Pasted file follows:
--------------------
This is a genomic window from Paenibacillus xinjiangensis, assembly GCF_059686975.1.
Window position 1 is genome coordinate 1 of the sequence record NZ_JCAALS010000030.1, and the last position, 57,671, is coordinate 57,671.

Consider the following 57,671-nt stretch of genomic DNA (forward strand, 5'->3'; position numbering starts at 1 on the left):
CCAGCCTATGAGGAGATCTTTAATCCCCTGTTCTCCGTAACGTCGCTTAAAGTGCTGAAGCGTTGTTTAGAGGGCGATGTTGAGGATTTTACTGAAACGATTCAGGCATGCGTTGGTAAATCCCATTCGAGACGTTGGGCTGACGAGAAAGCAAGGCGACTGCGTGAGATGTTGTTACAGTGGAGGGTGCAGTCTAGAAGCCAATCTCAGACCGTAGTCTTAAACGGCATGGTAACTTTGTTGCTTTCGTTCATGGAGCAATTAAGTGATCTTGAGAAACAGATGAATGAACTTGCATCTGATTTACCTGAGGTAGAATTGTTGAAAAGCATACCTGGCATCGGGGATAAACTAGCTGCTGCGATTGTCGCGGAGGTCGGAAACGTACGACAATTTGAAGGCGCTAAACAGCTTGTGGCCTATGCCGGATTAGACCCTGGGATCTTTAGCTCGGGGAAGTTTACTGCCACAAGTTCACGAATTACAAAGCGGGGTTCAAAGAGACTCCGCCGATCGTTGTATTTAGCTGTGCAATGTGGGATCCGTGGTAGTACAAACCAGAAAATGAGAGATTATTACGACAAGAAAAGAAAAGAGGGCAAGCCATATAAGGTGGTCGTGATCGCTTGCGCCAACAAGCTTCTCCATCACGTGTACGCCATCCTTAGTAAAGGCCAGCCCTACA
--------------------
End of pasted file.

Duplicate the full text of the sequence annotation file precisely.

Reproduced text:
This is a genomic window from Paenibacillus xinjiangensis, assembly GCF_059686975.1.
Window position 1 is genome coordinate 1 of the sequence record NZ_JCAALS010000030.1, and the last position, 57,671, is coordinate 57,671.

Consider the following 57,671-nt stretch of genomic DNA (forward strand, 5'->3'; position numbering starts at 1 on the left):
CCAGCCTATGAGGAGATCTTTAATCCCCTGTTCTCCGTAACGTCGCTTAAAGTGCTGAAGCGTTGTTTAGAGGGCGATGTTGAGGATTTTACTGAAACGATTCAGGCATGCGTTGGTAAATCCCATTCGAGACGTTGGGCTGACGAGAAAGCAAGGCGACTGCGTGAGATGTTGTTACAGTGGAGGGTGCAGTCTAGAAGCCAATCTCAGACCGTAGTCTTAAACGGCATGGTAACTTTGTTGCTTTCGTTCATGGAGCAATTAAGTGATCTTGAGAAACAGATGAATGAACTTGCATCTGATTTACCTGAGGTAGAATTGTTGAAAAGCATACCTGGCATCGGGGATAAACTAGCTGCTGCGATTGTCGCGGAGGTCGGAAACGTACGACAATTTGAAGGCGCTAAACAGCTTGTGGCCTATGCCGGATTAGACCCTGGGATCTTTAGCTCGGGGAAGTTTACTGCCACAAGTTCACGAATTACAAAGCGGGGTTCAAAGAGACTCCGCCGATCGTTGTATTTAGCTGTGCAATGTGGGATCCGTGGTAGTACAAACCAGAAAATGAGAGATTATTACGACAAGAAAAGAAAAGAGGGCAAGCCATATAAGGTGGTCGTGATCGCTTGCGCCAACAAGCTTCTCCATCACGTGTACGCCATCCTTAGTAAAGGCCAGCCCTACA